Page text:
A large part of the problem is that the story follows the most weakly developed character, Aladdin.  In other words, it changed main characters in this season as well.  The reason this is a problem is because it is at odds with Aladdin’s place in the world, as described in the first season.  Even so, we see no real personality development from him throughout the anime.  Yet another problem is that they tried to bring some moral ambiguity into the equation that clearly had very little impact.  Sure, it had impact for the viewer and for another character, but it represented little more than a physical threat, rather than a challenge to Aladdin’s character.

World: Good.  While not as strong, they still managed to pull off some very interesting things.  Unfortunately, most of the stuff that had the most potential, more in line with Season 1, was barely touched on and, ultimately, ignored.  We got very little world development other than the magic academy and the little bits of scattered information about the areas our Season 1 heroes were journeying in.

The strongest aspect of the world was its occasional dabbling in the gray morality of certain issues.  This was brought to light through a couple of characters.  Dabbled is certainly the right word because they were set up as rather basic villains or antagonists that were later developed. Part of the strength of Season 1 was that it tied emotion to the struggle through our main characters.  Without that tie-in the “moral dilemma” became rather academic in nature, since it had really nothing to do with our main characters, other than something to be stopped. It was always presented in a way that made it clear they were bad or wrong, which rather dismissed the quality of their decisions.    As an aside, since these characters weren’t main characters or supporting characters, their place is in World, rather than Characters.

Plot: Weak. This anime continues in the tradition of artificially de-fanging our (previous) main characters.  In this case, 2 are sent off on training or discovery journeys, while the third is limited in power.  Sure, it got them out of the way, only to re-emerge at a time convenient to the plot.  The main problem with the plot is that it was trying to rebuild after a change in direction.  Much of the plot was absorbed with explaining and learning.  This presented a huge problem because it prevented forward momentum. In fact, the plot had a very, very short trajectory.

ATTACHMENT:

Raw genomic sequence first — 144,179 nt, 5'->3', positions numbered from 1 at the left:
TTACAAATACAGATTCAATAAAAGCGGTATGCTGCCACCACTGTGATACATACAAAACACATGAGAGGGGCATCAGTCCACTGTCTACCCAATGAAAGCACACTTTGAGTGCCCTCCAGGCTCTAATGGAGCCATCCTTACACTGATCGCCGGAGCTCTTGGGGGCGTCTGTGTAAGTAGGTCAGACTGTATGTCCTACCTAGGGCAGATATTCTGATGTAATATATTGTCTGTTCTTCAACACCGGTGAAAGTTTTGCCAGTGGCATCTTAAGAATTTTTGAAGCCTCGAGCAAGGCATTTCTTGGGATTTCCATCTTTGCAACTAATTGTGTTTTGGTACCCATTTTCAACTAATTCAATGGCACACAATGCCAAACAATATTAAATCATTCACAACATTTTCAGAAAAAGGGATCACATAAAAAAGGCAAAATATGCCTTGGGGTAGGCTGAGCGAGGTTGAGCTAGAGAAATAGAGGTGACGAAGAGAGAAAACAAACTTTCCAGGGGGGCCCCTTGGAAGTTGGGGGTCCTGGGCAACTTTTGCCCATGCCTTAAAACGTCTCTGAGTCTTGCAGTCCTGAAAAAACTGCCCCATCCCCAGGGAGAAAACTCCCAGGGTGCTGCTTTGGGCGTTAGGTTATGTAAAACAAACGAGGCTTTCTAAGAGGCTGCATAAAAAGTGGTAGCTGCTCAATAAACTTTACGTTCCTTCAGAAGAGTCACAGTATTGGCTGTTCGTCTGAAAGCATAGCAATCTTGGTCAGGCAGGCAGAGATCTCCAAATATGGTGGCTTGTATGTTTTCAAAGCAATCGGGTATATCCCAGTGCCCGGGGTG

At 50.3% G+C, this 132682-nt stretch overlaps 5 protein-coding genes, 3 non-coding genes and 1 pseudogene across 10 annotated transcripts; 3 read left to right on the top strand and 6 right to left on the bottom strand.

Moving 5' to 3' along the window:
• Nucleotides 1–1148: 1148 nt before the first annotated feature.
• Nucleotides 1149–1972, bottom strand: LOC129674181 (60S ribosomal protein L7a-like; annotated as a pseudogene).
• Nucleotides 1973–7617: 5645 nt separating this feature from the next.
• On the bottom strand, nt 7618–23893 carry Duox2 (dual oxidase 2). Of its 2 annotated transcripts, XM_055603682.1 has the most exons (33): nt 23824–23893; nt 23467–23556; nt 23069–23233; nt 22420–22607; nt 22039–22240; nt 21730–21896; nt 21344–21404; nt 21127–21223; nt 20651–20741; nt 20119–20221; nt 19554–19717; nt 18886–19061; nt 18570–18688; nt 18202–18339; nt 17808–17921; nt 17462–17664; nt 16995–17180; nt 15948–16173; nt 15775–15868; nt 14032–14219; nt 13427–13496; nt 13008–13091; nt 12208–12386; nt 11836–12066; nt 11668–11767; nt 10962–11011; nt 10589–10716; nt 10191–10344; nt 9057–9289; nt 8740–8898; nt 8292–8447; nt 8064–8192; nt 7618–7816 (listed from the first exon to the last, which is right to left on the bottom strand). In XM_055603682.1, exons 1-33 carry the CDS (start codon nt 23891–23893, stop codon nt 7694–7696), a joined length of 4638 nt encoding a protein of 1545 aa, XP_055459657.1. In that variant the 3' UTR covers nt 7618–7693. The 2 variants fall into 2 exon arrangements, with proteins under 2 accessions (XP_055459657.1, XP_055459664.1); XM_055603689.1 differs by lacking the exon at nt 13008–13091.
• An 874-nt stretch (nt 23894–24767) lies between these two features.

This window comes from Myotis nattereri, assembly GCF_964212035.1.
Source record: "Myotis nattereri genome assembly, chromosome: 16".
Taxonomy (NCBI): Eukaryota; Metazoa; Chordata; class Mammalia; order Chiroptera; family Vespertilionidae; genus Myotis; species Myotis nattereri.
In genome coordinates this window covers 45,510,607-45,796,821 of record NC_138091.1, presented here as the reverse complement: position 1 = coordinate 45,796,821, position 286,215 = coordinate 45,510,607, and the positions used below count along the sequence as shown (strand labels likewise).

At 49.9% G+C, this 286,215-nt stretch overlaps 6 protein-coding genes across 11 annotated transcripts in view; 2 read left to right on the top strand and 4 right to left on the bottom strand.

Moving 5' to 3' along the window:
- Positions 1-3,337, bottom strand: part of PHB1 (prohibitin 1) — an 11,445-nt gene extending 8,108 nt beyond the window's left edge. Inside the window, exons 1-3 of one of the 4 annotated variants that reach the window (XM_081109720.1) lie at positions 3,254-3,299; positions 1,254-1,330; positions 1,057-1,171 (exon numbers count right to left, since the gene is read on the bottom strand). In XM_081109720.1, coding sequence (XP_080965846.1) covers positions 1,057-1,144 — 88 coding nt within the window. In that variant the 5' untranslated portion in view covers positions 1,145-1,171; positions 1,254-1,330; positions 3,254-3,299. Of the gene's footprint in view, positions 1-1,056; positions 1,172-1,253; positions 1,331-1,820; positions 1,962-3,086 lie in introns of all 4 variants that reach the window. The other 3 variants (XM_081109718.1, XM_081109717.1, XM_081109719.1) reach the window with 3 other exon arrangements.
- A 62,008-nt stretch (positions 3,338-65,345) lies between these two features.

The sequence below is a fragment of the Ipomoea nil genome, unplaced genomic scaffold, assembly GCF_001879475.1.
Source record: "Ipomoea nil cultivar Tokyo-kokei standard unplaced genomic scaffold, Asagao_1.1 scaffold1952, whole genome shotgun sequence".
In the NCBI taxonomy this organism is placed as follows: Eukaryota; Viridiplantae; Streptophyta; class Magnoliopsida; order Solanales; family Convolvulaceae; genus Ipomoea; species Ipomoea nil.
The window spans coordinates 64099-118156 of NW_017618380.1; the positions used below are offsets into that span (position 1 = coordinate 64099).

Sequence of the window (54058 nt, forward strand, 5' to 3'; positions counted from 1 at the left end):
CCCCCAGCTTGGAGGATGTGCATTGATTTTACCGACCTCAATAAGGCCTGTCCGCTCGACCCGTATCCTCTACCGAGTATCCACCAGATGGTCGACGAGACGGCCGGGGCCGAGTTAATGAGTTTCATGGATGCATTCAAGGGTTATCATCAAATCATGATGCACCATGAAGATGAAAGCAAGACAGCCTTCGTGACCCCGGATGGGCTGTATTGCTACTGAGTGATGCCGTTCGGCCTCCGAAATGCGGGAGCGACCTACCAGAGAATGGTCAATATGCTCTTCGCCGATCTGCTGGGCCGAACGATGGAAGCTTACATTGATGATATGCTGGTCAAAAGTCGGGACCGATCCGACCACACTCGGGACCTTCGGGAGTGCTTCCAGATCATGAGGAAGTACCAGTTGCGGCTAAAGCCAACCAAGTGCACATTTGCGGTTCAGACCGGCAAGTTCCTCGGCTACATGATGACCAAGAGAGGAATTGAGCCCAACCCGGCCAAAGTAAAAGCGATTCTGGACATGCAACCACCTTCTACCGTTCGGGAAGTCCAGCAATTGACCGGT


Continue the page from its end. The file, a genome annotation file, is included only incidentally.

Storytelling: Good.  They did a good job of building some scenes so that they had the appropriate emotional impact.  They did a fine job of reversing the course and building up the action.  However, it was never particularly strong, which is partly the Plot‘s fault.  Since they didn’t have very far to go, they had to spend a lot of time horizontally – not moving the story forward.

Pace: Poor.  This was bound to happen when you halt momentum gained from a previous season.  The problem was that the pacing was crippled by the change.   Unfortunately, this robbed many scenes of their appropriate impact because the development couldn’t reasonably be accomplished from a dead stop.  It took a while to get going again, and still longer to match the quick pacing that an action anime requires.  Once they did, it was a pretty strong pace.  To give some perspective, it took roughly 18 episodes to accomplish this.

Magi – Labyrinth of Magic (Season 1)

Excellent

This anime was slightly misleading, though I’m not really complaining.  At first blush, it seems like a rather campy, fun action-adventure anime.  It turns out that it’s really an intense character drama with some action components.  While the action is cool and interesting, it’s ultimately somewhat weaker when the anime focuses on it.

Purpose: Very Good.  The anime is oddly middle-loaded.  The beginning and ending “arcs” are weaker in comparison.  This means that the real powerful climax hits a little bit early, leaving room for another arc behind it.  It seems to have gotten a little absorbed in the fighting nearer to the end and only superficially developed characters.  In other words, it altered course from an intense character drama to focus a little more on the action side.  That aside, this anime deals with some pretty lofty concepts, including human slavery, national affairs, and a little bit of economics, to name a few.  That’s not to say they get in the way – they do set the stage for threats that are different from what you’d normally encounter in anime.